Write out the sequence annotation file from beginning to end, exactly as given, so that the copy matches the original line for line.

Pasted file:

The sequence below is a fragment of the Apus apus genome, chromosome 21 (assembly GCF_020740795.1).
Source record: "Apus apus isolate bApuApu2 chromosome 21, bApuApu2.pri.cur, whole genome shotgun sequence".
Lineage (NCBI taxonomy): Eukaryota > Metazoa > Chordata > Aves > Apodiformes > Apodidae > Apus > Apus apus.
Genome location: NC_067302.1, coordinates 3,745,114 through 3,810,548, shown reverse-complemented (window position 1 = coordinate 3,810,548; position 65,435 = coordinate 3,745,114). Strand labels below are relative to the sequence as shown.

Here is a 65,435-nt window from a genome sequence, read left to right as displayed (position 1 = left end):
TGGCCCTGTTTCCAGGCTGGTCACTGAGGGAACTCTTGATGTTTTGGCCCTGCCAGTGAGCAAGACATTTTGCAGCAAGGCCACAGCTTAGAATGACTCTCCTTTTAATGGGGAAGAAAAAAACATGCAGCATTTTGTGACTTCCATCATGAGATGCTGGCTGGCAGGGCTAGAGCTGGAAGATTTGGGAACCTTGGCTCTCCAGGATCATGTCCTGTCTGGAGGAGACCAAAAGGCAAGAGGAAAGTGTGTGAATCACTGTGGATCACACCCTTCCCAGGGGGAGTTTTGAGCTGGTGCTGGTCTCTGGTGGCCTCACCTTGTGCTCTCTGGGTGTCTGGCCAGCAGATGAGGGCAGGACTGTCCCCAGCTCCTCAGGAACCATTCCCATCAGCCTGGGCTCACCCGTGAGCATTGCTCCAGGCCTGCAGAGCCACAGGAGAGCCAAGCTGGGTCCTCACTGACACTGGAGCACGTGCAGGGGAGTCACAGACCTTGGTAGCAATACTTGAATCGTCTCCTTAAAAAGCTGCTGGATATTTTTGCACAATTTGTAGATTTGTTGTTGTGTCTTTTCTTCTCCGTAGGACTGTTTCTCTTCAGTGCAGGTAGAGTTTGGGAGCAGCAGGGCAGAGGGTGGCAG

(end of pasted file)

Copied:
The sequence below is a fragment of the Apus apus genome, chromosome 21 (assembly GCF_020740795.1).
Source record: "Apus apus isolate bApuApu2 chromosome 21, bApuApu2.pri.cur, whole genome shotgun sequence".
Lineage (NCBI taxonomy): Eukaryota > Metazoa > Chordata > Aves > Apodiformes > Apodidae > Apus > Apus apus.
Genome location: NC_067302.1, coordinates 3,745,114 through 3,810,548, shown reverse-complemented (window position 1 = coordinate 3,810,548; position 65,435 = coordinate 3,745,114). Strand labels below are relative to the sequence as shown.

Here is a 65,435-nt window from a genome sequence, read left to right as displayed (position 1 = left end):
TGGCCCTGTTTCCAGGCTGGTCACTGAGGGAACTCTTGATGTTTTGGCCCTGCCAGTGAGCAAGACATTTTGCAGCAAGGCCACAGCTTAGAATGACTCTCCTTTTAATGGGGAAGAAAAAAACATGCAGCATTTTGTGACTTCCATCATGAGATGCTGGCTGGCAGGGCTAGAGCTGGAAGATTTGGGAACCTTGGCTCTCCAGGATCATGTCCTGTCTGGAGGAGACCAAAAGGCAAGAGGAAAGTGTGTGAATCACTGTGGATCACACCCTTCCCAGGGGGAGTTTTGAGCTGGTGCTGGTCTCTGGTGGCCTCACCTTGTGCTCTCTGGGTGTCTGGCCAGCAGATGAGGGCAGGACTGTCCCCAGCTCCTCAGGAACCATTCCCATCAGCCTGGGCTCACCCGTGAGCATTGCTCCAGGCCTGCAGAGCCACAGGAGAGCCAAGCTGGGTCCTCACTGACACTGGAGCACGTGCAGGGGAGTCACAGACCTTGGTAGCAATACTTGAATCGTCTCCTTAAAAAGCTGCTGGATATTTTTGCACAATTTGTAGATTTGTTGTTGTGTCTTTTCTTCTCCGTAGGACTGTTTCTCTTCAGTGCAGGTAGAGTTTGGGAGCAGCAGGGCAGAGGGTGGCAG